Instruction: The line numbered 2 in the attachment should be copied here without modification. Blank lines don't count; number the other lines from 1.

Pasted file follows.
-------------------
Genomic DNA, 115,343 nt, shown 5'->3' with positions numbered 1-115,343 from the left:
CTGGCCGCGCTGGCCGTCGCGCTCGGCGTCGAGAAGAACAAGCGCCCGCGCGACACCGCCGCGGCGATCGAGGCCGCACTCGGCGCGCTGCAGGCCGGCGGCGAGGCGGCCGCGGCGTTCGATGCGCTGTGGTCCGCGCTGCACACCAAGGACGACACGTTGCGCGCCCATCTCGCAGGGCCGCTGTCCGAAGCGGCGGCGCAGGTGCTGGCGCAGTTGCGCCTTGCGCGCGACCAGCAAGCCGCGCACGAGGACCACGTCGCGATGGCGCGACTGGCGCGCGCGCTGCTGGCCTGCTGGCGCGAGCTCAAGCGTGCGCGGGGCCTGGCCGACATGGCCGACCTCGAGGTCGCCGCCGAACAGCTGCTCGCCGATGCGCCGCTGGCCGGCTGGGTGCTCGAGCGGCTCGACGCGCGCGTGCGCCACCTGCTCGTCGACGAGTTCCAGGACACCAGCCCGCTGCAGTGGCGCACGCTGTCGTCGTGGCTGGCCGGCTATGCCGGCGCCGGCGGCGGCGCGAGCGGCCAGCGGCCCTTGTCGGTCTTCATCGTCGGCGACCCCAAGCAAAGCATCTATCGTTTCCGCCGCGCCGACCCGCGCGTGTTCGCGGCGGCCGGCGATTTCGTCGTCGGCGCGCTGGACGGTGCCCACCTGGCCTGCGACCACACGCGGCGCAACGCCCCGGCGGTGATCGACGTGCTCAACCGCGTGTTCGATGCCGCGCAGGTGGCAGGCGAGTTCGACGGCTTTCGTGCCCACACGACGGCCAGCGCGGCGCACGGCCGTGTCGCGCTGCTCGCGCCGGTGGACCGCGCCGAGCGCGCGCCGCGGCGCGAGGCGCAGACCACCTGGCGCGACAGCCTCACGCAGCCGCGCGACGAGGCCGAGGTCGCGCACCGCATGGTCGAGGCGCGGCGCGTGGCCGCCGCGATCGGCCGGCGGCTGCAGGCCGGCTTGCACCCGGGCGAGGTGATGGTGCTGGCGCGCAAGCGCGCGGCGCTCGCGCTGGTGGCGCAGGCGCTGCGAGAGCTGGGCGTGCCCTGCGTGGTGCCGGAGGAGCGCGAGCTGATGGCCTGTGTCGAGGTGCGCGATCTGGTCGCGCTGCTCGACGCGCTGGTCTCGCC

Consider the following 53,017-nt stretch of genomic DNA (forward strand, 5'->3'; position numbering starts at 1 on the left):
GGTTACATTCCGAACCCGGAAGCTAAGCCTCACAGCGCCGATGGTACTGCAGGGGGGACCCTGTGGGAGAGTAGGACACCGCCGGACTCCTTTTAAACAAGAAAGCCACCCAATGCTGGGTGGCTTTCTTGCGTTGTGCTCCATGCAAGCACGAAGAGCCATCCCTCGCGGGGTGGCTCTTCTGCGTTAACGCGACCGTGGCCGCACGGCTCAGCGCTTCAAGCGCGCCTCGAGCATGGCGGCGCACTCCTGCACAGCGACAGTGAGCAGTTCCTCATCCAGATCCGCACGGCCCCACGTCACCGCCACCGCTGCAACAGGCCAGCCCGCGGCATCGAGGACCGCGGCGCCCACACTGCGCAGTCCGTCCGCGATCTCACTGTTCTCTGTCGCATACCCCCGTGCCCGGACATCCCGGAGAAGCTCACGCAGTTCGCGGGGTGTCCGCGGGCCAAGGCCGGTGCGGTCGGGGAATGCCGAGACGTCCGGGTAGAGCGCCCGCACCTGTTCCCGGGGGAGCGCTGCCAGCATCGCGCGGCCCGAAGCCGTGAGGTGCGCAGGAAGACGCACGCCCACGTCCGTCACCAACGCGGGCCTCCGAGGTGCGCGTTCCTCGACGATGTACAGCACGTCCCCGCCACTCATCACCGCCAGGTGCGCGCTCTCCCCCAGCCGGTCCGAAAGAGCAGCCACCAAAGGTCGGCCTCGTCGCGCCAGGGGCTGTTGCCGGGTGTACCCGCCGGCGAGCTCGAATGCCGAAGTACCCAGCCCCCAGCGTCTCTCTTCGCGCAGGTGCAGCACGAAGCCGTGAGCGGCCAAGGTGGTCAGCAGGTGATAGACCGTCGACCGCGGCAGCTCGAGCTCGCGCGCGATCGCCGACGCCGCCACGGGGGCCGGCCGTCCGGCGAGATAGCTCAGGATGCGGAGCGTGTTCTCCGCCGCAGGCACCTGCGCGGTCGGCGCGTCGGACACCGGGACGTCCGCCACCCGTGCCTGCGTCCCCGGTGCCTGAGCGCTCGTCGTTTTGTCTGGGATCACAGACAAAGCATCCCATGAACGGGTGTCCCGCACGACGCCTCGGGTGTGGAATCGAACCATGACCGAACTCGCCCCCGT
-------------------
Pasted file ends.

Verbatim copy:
CTGGCCGCGCTGGCCGTCGCGCTCGGCGTCGAGAAGAACAAGCGCCCGCGCGACACCGCCGCGGCGATCGAGGCCGCACTCGGCGCGCTGCAGGCCGGCGGCGAGGCGGCCGCGGCGTTCGATGCGCTGTGGTCCGCGCTGCACACCAAGGACGACACGTTGCGCGCCCATCTCGCAGGGCCGCTGTCCGAAGCGGCGGCGCAGGTGCTGGCGCAGTTGCGCCTTGCGCGCGACCAGCAAGCCGCGCACGAGGACCACGTCGCGATGGCGCGACTGGCGCGCGCGCTGCTGGCCTGCTGGCGCGAGCTCAAGCGTGCGCGGGGCCTGGCCGACATGGCCGACCTCGAGGTCGCCGCCGAACAGCTGCTCGCCGATGCGCCGCTGGCCGGCTGGGTGCTCGAGCGGCTCGACGCGCGCGTGCGCCACCTGCTCGTCGACGAGTTCCAGGACACCAGCCCGCTGCAGTGGCGCACGCTGTCGTCGTGGCTGGCCGGCTATGCCGGCGCCGGCGGCGGCGCGAGCGGCCAGCGGCCCTTGTCGGTCTTCATCGTCGGCGACCCCAAGCAAAGCATCTATCGTTTCCGCCGCGCCGACCCGCGCGTGTTCGCGGCGGCCGGCGATTTCGTCGTCGGCGCGCTGGACGGTGCCCACCTGGCCTGCGACCACACGCGGCGCAACGCCCCGGCGGTGATCGACGTGCTCAACCGCGTGTTCGATGCCGCGCAGGTGGCAGGCGAGTTCGACGGCTTTCGTGCCCACACGACGGCCAGCGCGGCGCACGGCCGTGTCGCGCTGCTCGCGCCGGTGGACCGCGCCGAGCGCGCGCCGCGGCGCGAGGCGCAGACCACCTGGCGCGACAGCCTCACGCAGCCGCGCGACGAGGCCGAGGTCGCGCACCGCATGGTCGAGGCGCGGCGCGTGGCCGCCGCGATCGGCCGGCGGCTGCAGGCCGGCTTGCACCCGGGCGAGGTGATGGTGCTGGCGCGCAAGCGCGCGGCGCTCGCGCTGGTGGCGCAGGCGCTGCGAGAGCTGGGCGTGCCCTGCGTGGTGCCGGAGGAGCGCGAGCTGATGGCCTGTGTCGAGGTGCGCGATCTGGTCGCGCTGCTCGACGCGCTGGTCTCGCC